In June of 1863 Captain Jeffress sent a dispatch letter to General Cooper, Adjutant General of the Confederate States of America, from Canton, Mississippi, handing in his resignation from Confederate service; which was promptly refused. In his dispatch Jeffress stated;

“I respectfully tender my unconditional resignation as Commissary of the 4th Regt. Miss. Cavalry for the following reasons: Having not long since lost my wife which leaves my three small children without anyone to provide for them and more recently the enemy having destroyed all the provisions I had for the support of my family and my business which requires my immediate and prompt attention being in every respect torn to pieces. For the above reasons I would respectively ask that my resignation be received. I have in my home twelve hundred dollars belonging to the Government which I will turn over to the proper officer. Otherwise I am not indebted to the Confederate States and have not been absent at any time without leave.”

Very Respectfully,

Your Obt. Svt.

L.G. Jeffress

Capt. & A.C.S. 4th Regt. Miss. CAv.

Captain Jeffress was eventually granted his discharge and he left the military to work for the New York Life Insurance Company. As an employee he was transferred to and arrived in Sydney, Australia aboard the San Francisco mail steamer “City of Sydney”; as a representative of the firm on August 23, 1883. He was at that time about sixty-two years of age and his past experiences was a major factor in the company sending him to Australia. Upon arriving in Sydney with General Josiah Howell, also a New York Life official, Jeffress established an office and a local board of directors in Sydney; since it was the major city of New South Wales. The “Argus” news publication reported that Jeffress and Howell were preparing deeds for the purchase of land in the area and for the erection of palatial offices; determined to take Sydney and New South Wales by storm and then move on into Victoria. Likewise, the “Australasian Insurance and Banking Record” stated that the arrival of Colonel Jeffress and General Howell had begun what they described as the “long-threatened invasion of our continent by the life companies of America”.

James Gunn Jeffress died tragically, supposedly in an accident, when he fell to his death from the cliffs at Coogee, New South Wales on September 22, 1884; almost one year after his arrival to Australia. At the time of his death Jeffress was married and living with his family and son at Darlinghurst, Sydney and had been described by associates, and his son Ernest Gun Jeffress, as having been depressed over being superseded as manager of the Insurance Company by General Howell. He had left his home for a walk, saying he would be back for lunch and was last seen at 1 O’clock in the afternoon sitting on a bench in the Coogee reserve, facing the ocean. Death had resulted from a fractured skull and the City Coroner at a formal inquest declared he died of an accidental fall.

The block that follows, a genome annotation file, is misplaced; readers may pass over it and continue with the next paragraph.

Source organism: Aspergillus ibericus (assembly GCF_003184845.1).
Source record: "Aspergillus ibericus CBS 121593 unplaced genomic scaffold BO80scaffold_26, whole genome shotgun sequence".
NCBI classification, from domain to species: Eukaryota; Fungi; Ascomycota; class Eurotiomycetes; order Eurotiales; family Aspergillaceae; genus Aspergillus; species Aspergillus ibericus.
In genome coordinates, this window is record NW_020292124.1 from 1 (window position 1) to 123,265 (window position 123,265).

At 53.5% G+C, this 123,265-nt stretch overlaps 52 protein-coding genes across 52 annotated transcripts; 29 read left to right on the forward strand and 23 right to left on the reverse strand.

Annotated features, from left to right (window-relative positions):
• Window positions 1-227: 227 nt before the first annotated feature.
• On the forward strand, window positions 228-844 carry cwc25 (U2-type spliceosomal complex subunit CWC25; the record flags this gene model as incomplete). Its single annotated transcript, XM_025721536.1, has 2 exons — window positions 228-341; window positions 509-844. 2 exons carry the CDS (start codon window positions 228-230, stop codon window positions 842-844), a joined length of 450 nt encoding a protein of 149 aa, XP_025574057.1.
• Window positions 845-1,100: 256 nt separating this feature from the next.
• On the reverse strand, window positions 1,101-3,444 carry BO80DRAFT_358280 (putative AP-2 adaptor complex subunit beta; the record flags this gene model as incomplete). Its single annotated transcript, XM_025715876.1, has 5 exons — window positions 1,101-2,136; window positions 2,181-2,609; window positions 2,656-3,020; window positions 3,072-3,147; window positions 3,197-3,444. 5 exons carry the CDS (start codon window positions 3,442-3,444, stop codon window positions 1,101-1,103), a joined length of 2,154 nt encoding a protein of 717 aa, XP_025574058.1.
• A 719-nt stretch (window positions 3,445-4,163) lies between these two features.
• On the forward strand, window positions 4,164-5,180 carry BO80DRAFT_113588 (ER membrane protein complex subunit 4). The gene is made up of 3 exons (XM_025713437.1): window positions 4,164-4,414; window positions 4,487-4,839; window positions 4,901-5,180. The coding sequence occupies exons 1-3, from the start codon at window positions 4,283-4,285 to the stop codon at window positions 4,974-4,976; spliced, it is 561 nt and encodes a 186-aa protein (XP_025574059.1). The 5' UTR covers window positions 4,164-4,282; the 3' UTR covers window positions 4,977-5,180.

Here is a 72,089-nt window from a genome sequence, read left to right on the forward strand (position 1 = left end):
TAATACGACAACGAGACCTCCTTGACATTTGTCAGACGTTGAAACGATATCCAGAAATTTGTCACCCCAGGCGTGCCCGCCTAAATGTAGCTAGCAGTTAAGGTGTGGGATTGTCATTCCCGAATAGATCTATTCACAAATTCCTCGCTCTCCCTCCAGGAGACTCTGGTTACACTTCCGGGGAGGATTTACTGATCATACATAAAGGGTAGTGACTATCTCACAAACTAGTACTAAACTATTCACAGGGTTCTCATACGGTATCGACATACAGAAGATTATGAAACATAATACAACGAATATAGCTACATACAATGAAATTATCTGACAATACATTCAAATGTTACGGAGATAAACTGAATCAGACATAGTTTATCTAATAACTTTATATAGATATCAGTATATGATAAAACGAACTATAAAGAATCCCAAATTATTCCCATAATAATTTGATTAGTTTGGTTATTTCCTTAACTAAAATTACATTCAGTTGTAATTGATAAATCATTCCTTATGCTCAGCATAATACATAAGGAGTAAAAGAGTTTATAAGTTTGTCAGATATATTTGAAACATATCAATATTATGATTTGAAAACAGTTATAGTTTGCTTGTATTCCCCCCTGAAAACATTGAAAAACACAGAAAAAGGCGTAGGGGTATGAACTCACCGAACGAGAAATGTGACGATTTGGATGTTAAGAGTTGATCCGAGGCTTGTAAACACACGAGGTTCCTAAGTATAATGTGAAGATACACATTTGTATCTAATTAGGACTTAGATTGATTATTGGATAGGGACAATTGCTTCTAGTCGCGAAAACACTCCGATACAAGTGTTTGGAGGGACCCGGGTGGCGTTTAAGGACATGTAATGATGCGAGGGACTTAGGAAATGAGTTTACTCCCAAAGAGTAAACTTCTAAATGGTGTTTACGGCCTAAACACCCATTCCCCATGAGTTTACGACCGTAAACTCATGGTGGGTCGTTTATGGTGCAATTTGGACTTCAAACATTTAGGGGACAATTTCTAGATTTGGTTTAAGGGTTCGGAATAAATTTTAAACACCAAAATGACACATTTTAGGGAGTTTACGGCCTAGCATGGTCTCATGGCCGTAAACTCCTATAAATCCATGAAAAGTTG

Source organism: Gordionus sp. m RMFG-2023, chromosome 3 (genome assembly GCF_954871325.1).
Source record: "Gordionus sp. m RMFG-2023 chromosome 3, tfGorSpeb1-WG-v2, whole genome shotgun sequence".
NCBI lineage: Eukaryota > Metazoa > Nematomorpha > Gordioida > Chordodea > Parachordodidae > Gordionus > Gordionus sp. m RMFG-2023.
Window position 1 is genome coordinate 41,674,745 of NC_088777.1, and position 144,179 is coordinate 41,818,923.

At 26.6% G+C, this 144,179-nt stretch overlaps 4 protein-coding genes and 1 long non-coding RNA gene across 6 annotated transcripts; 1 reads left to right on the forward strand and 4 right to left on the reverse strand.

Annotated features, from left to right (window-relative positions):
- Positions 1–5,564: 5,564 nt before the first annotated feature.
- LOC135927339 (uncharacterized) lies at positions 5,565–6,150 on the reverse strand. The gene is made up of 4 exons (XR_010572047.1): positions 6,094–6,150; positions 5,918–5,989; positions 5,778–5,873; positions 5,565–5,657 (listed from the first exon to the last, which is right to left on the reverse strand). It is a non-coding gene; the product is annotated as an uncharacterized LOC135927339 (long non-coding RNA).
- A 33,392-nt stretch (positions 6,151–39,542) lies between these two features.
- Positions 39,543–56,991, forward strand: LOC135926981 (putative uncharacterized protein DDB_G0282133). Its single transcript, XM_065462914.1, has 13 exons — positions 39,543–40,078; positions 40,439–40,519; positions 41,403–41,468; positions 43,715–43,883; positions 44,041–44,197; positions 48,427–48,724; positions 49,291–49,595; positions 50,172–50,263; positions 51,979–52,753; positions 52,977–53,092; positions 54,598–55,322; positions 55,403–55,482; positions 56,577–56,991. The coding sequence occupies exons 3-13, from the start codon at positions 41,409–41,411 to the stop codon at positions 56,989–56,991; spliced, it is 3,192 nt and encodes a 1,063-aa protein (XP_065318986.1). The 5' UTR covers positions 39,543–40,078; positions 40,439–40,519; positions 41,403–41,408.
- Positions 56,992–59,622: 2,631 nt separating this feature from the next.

James Gunn Jeffress was buried in Waverley Cemetery near Coogee in the Church of England Section 2, grave number 1004. He was survived by his wife and children of a previous marriage before arriving in Australia. His son Ernest who had only been visiting his father, from the U.S, when the accident occurred, returned home seventy-three days later on December 4, 1884; aboard the ship “William T. Campbell”.


Adjutant General Office, Mississippi, correspondence,

“Australasian Insurance and Banking Record”, 1968

Dick Dobbins, Civil War Data Systems

"Fourth Mississippi Cavalry", author unknown,

The Harold B.Simpson Confederate Research Center, Hillsboro, Texas

“Historical Register and Dictionary of the United States Army, 1789-1903”, Gov. Pub.

James W. Thompson, Lunenburg County, Virginia

“Letts’s Australasian Diary and Almanac for 1885”

"Military History of Mississippi, 1803-1898", Dunbar Rowland, 1988

New South Wales Birth, Marriage and Death Records

“Official Army Register”, 1842 – 1976, Gov Pub

“Sydney Morning Herald”, newspaper, September 23, 1884

“Southern Historical Press”, reprint. Easley, South Carolina. 1989

"Source Records From Pike County, Mississippi 1798-1910"; Luke Ward Conerly, 1909.

“The War of the Rebellion: a Compilation of the Official Records

 of the Union and Confederate Armies”, Gov. Pub.